Swiss Police Arrest Canadian Tied to Africa Fraud Inquiry

The Swiss police have arrested a former senior executive of SNC-Lavalin, a Canadian construction company that did considerable business with the regime of Muammar el-Qaddafi, the Libyan dictator.
In a joint interview released Sunday, Jeannette Balmer, an official with the Swiss federal prosecutors office, told the Canadian Broadcasting Corporation and Radio Télévision Suisse that Riadh Ben Aissa, who was executive vice president of the company’s construction and infrastructure division, has been held in Bern, Switzerland, since the middle of the month.

She said that his arrest stemmed from an investigation that began almost a year ago into “suspicion of corrupt practices, fraud and money laundering in connection with dealings conducted in North Africa.”
Ms. Balmer did not name the country or countries involved. But under Mr. Ben Aissa, SNC-Lavalin landed several lucrative contracts in Libya, including the construction of a prison. Mr. Ben Aissa cultivated a close friendship with Saadi el-Qaddafi, a son of the former dictator, who was responsible for several infrastructure projects in the country.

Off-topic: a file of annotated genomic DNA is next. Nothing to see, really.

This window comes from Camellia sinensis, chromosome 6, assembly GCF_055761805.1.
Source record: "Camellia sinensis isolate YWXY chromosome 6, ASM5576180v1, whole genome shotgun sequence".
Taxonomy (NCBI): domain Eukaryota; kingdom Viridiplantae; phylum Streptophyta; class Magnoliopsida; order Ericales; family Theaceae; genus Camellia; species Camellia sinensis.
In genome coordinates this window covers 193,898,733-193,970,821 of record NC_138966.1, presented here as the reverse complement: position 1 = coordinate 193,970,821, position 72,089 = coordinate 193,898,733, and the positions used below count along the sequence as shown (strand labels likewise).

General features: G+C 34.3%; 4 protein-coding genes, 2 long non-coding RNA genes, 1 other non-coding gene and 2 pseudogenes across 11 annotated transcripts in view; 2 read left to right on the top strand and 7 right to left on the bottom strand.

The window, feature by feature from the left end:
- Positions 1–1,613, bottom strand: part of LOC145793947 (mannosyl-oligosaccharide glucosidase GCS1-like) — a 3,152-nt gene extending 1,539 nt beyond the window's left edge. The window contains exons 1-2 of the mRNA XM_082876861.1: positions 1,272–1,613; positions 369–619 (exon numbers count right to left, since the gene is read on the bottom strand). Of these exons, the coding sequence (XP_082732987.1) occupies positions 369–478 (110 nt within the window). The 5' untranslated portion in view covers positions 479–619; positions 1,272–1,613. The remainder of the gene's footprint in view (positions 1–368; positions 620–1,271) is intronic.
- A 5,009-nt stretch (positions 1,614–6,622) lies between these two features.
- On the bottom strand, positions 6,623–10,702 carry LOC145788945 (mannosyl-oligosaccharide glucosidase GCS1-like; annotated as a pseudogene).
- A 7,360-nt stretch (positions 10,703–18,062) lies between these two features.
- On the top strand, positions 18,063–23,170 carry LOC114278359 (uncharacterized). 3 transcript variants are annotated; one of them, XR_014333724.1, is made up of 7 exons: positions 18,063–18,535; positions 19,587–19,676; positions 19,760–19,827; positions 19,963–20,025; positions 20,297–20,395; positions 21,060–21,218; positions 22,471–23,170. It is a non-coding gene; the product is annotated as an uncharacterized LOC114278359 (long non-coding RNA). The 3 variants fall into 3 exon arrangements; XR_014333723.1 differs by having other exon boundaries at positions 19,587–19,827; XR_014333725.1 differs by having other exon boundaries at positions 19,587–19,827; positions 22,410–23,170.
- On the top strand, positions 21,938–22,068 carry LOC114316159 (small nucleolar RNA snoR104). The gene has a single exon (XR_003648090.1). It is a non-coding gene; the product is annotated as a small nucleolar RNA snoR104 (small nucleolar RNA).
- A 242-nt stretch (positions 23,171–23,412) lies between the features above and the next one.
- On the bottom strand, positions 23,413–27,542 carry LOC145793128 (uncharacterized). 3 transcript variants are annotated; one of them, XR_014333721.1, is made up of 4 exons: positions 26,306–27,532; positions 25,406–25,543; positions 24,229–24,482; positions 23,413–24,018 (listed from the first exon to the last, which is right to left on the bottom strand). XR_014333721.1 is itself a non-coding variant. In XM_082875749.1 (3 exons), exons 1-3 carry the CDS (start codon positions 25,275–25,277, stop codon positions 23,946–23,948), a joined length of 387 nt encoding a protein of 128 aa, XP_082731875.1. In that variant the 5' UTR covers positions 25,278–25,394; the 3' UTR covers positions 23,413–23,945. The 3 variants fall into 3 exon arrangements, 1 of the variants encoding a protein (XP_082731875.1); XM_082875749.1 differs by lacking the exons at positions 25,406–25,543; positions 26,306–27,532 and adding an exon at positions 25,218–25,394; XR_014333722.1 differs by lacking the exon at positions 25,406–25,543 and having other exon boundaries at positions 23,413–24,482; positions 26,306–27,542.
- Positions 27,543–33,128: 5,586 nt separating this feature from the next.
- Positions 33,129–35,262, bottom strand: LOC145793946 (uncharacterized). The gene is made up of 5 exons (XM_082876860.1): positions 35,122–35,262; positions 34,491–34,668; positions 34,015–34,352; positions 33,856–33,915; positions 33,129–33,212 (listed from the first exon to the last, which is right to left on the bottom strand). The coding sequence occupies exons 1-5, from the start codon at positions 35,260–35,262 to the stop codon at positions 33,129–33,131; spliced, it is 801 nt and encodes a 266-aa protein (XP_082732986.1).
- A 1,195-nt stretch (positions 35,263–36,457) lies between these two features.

In February SNC-Lavalin fired Mr. Ben Aissa and Stéphane Roy, the chief financial officer of the construction unit. An internal investigation was subsequently unable to trace $56 million in payments made to unknown agents working on behalf of the company that came from the construction unit. Pierre Duhaime, the company’s chief executive who had approved those payments, resigned in March.
Cynthia Vanier, a Canadian consultant who was hired by Mr. Roy to travel to Libya during the uprising last year to produce a report critical of the military campaign led by NATO, remains jailed in Mexico, accused of trying to smuggle Saadi el-Qaddafi and his family into that country. Mr. Roy was traveling to meet Ms. Vanier in Mexico at the time of her arrest. She denies the accusations and has said she was working with Mr. Roy on a water contract in Mexico.
The Royal Canadian Mounted Police raided SNC-Lavalin’s head office this month.
Corporal Lucy Shorey, a spokeswoman for the police force, said it had received a “request for assistance” from Swiss authorities but declined to further comment.


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